Spices are as old as the human civilisation. In the ancient as well as in the medieval time spices were among the most valuable items while trading. During 3500 BC Egyptians used various spices for flavour, in cosmetics and for embalming their dead. The Arabs middleman were the ones who controlled the spice trade for 5000 years until the European explorers discovered a sea route to India and to other spice producing countries in east. In the 1600s the dutch introduced The East India Company which became the most powerful trading companies.
India has always been considered as the ‘Spice bowl of the world’ because everyone, the Arabians, the Egyptians, the Romans, Chinese, Britishers and the Portuguese all invaded India because to take advantage of the rich natural wealth and Indian spices. India always had the advantage of having rich spices which gain the attention of many other countries.
The history of Indian spices is 7000 years old and the earliest records in India on spices is mentioned in the four Vedas. The four Vedas- The Rig Veda, Yajurveda, Samaveda and the Atharvaveda all of them had mention of Indian spices. In the Vedic age the information was passed down from generations to generations orally through hymns. The Rig Veda has many references of various Indian spices. Black pepper is also referred in Yajurveda. The history of Indian spices lies in mother nature, in the mountains, rich valleys, tropical rain forests, wetlands, green fields, and marshy woodlands.
Some of the oldest spices during the spice trade were black pepper, cumin, cinnamon, ginger, cloves and nutmeg. It doesn’t only make a man rich in those days but also because of the trade many explorers found new lands. In 1491 John Cabot from England and 1492 Christopher Columbus from Spain was unsuccessful in discovering the spice lands, although Columbus returned with new fruits and vegetables including Chile peppers.
The Portuguese navigator Vasco Da Gama in 1497 started the voyage from the Southern tip of Africa and eventually reached Kozhikode on the Southwest part of India in 1498. He returned with the cargo of nutmegs, cloves, cinnamon, ginger and peppercorns. In 1502 under the command of Pedro Alvares Cabral, a Portuguese expedition was the first to introduce spices from India to Europe by way of the cape of good hope. In the 16th century, Portugal went to dominate the naval trade.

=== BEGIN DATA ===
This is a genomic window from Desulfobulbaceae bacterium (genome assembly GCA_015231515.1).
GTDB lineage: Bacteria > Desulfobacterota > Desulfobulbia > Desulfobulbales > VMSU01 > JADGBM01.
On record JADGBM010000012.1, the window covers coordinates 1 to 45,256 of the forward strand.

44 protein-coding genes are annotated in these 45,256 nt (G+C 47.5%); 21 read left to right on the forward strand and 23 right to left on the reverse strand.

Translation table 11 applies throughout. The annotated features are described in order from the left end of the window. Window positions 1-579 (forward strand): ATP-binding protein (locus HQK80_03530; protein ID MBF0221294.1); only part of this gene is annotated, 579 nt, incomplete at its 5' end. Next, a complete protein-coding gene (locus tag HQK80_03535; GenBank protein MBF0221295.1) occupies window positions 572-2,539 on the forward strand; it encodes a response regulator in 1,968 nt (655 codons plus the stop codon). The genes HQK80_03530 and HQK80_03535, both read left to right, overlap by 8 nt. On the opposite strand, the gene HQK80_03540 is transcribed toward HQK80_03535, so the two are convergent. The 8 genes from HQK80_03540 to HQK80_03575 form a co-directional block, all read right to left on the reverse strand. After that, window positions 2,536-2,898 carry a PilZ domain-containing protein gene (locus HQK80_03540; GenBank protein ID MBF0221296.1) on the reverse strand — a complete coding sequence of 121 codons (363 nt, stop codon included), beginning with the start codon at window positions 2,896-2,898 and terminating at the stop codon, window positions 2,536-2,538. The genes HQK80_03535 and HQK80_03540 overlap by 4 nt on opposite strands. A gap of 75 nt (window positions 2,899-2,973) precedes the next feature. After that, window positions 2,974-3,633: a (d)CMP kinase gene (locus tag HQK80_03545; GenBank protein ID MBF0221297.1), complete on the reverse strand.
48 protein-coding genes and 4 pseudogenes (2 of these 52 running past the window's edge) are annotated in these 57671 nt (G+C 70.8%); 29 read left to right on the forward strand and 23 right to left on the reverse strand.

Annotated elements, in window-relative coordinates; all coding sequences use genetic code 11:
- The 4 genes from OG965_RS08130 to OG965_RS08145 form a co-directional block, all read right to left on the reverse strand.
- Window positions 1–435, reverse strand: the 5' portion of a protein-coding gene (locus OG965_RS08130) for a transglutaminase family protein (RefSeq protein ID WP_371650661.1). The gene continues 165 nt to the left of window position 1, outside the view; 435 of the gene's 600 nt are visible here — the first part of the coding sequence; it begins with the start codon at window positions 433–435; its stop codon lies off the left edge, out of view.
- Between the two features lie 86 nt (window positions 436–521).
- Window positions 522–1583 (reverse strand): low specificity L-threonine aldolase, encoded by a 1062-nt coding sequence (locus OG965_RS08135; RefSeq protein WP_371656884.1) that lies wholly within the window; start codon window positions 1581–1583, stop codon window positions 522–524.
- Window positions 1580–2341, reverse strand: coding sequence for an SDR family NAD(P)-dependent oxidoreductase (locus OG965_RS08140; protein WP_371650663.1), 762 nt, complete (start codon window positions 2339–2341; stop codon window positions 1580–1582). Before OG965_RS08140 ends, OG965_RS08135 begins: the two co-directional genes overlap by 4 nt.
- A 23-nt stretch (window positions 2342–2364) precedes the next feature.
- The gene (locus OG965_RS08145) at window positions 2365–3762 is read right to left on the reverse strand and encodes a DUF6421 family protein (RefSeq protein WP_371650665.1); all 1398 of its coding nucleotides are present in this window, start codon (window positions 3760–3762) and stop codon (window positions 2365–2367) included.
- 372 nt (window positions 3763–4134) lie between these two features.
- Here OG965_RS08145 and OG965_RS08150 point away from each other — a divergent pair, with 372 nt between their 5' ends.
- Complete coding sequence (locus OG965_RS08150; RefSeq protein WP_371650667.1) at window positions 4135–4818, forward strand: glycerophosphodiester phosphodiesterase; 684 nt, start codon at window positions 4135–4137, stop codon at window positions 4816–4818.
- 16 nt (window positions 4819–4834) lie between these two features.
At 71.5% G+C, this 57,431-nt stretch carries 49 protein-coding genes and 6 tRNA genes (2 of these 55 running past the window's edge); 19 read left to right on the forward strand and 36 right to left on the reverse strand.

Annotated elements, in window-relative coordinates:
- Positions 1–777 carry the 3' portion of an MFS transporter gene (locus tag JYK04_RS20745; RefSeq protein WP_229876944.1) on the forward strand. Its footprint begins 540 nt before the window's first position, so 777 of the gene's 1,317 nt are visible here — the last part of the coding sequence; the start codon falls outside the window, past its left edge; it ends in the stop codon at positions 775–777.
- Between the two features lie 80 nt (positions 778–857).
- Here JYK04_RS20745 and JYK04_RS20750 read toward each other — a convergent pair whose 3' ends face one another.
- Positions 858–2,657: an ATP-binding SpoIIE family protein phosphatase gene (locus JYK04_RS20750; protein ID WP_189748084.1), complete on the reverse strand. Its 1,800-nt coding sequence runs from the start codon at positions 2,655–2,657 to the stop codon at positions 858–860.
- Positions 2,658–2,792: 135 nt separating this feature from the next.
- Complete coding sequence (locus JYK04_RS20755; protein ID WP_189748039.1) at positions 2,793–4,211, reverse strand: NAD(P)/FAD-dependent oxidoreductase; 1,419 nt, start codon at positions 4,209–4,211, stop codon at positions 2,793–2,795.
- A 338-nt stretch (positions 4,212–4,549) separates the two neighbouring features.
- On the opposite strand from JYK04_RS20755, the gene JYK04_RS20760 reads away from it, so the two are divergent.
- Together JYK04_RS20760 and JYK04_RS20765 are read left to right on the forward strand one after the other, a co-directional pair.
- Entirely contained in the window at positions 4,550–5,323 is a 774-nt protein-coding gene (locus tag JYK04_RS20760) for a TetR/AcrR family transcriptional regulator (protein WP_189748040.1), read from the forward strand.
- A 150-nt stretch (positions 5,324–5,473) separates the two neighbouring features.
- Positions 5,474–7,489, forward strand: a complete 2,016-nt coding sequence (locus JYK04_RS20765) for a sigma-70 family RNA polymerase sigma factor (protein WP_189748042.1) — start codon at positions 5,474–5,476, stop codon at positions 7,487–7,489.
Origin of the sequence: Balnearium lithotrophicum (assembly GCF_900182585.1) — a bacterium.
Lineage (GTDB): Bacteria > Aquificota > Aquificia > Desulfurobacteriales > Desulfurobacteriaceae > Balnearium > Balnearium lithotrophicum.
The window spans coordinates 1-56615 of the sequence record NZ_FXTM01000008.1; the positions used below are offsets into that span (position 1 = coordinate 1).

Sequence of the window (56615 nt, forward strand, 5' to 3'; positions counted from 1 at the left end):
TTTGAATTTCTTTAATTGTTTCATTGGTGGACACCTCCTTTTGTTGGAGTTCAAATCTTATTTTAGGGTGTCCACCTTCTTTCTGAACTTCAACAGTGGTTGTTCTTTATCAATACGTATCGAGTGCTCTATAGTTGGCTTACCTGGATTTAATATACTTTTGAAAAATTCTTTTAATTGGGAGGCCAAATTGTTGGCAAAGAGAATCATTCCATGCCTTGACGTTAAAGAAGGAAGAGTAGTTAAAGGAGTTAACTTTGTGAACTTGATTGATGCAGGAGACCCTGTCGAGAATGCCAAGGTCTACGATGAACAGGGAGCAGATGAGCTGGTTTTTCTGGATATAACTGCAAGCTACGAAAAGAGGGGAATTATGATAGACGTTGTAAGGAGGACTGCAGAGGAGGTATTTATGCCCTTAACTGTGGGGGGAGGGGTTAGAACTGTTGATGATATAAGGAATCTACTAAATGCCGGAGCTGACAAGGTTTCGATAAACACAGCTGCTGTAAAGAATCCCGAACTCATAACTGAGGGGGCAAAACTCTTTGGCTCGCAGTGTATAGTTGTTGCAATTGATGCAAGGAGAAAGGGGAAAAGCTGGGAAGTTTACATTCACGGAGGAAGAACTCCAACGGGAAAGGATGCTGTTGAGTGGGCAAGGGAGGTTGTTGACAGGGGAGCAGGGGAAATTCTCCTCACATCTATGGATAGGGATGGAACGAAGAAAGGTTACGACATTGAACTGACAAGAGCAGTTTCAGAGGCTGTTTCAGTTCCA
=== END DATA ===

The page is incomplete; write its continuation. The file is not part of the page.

In 1519 Ferdinand Magellan from Spain began the quest but was killed in the Mactan Island in the Philippines in 1521. Of the five vessels which were under his command, only one returned to Spain. English admiral Francis Drake began his voyage in 1577 around the world by way of the Strait of Magellan and Spice Islands, collected cloves from Ternate Island, into its homeport of Plymouth in 1580.
Cornelis De Houtman sailed with a fleet for the spice lands in 1595 and in 1598 another fleet commanded by Jacob Van Neck began their voyage. Both of them returned with cloves, mace, nutmeg and black pepper. Their success became the foundation for the Dutch East India Company which was formed in 1602. By the 19th century, Britishers were firmly rooted in India and Ceylon whereas the Dutch were dominant in the greater part of the East Indies.
In Europe, spices were valuable as gold and gems during the middle ages. It was one of the single and most important forces driving the economy in that period. In those days there was no method to refrigerate the food and also because of lack of hygiene food spoiled very quickly. It was used to mask the flavour of food. People in Renaissance discovered many new ways of using spices.
When the new world discovered new spices were also found including allspice, Chile peppers, vanilla and chocolate. USA, Germany, France and Japan are the biggest importer in the world. People have been using different varieties of spices in different eras, periods and times but the way of using them has always been the same whether it was for adding flavours or using it as perfumes or for medicinal purposes. They always have been part of our lives living on our kitchen shelves. Sometimes we miss some of the spices and sometimes we use one spice very often. They have made our lives filled with fragrance and will continue to do so.